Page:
Jason Kottke notes the winners of the Royal Observatory’s Astronomy Photography of the Year 2009 contest, which was conducted on Flickr (here’s the group). “I had no idea that images this sharp and detailed could be taken with non-pro ground telescopes,” Jason writes. It’s worth mentioning, though, that “non-pro” doesn’t necessarily mean inexpensive.
True, photos in the Earth and Space and Our Solar System categories were taken with off-the-shelf equipment like digital SLRs and commercially available, mass-produced telescopes, but deep space astrophotography (i.e., galaxies and nebulæ) has become the realm of mind-bogglingly expensive equipment — much to the dismay and discouragement of tyros with merely above-average amounts of disposable income.
The finalists in the Deep Space category are a case in point: digital SLRs and inexpensive Chinese-manufactured scopes are nowhere to be seen. As is the case with the reader’s galleries in astronomy magazines, expensive telescopes (Ritchey-Chrétien reflectors, triplet apochromatic refractors) and specialized astronomical cameras dominate.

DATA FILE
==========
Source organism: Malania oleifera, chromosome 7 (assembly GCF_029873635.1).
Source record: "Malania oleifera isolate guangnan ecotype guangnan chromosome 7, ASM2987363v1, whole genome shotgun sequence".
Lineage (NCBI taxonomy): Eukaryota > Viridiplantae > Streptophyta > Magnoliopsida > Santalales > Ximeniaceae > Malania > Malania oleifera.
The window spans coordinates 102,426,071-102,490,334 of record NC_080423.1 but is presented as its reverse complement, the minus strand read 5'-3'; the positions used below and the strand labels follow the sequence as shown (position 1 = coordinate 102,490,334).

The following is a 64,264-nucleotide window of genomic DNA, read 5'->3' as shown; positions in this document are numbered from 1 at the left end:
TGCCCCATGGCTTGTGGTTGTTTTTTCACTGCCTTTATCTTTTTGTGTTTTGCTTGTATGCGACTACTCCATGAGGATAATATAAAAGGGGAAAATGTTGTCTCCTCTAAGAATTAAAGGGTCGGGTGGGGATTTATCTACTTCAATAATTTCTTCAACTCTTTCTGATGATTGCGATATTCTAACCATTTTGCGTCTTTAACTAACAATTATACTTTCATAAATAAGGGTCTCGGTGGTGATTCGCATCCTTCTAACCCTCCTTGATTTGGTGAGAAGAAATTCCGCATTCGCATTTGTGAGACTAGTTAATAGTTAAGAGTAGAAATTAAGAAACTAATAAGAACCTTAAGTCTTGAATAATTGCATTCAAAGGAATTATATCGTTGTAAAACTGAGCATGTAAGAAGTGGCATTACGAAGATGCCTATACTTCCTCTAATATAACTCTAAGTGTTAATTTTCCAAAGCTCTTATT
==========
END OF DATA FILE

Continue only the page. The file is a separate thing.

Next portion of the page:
The winner’s photo of the Horsehead Nebula (mpastro2001 also had a second photo in the top five) used a 12½" Ritchey-Chrétien telescope ($21,500) and an SBIG STL11000 camera ($7,195 and up) with an AO-L adaptive optics accessory ($1,795) on a Paramount ME mount ($14,500). Total cost for just the equipment mentioned here: $44,990.
That’s well ahead of the other finalists, but they didn’t exactly skimp either:
- clierviewh’s photo of M81 and M82 used a combination of a TMB 130 apo refractor ($3,999) and an SBIG ST2000 camera ($2,595 and up) and a Meade 12-inch RCX400 ($6,999) and an SBIG ST10XME camera ($5,795). Total cost: $19,388 (not including a mount for the apo or other accessories).
- strongmanmike2002’s photo of Centaurus A was taken through an Astro-Physics 152 refractor (I’m guessing around $5,400), using an FLI Proline 11002 camera ($8,195), Astronomik filters ($600) and a Starlight Xpress SXV-H9 camera ($2,795) as an autoguider. The Takahashi mount-tripod combo must have cost at least $6,429 for the mount and $2,195 for the tripod. Total cost: $25,614.
- tvdavisid’s photo of the Eta Carinæ Nebula used a 16-megapixel FLI Proline 16803 camera ($10,495) and an Astro-Physics 155EDF apo refractor ($5,400). That’s already $15,895, and we haven’t even gotten to the mount, guider and narrowband filters.
This is what it takes nowadays to get your photo published in Astronomy, for which you get $50.
(Prices may be only approximately accurate, but get the point across.)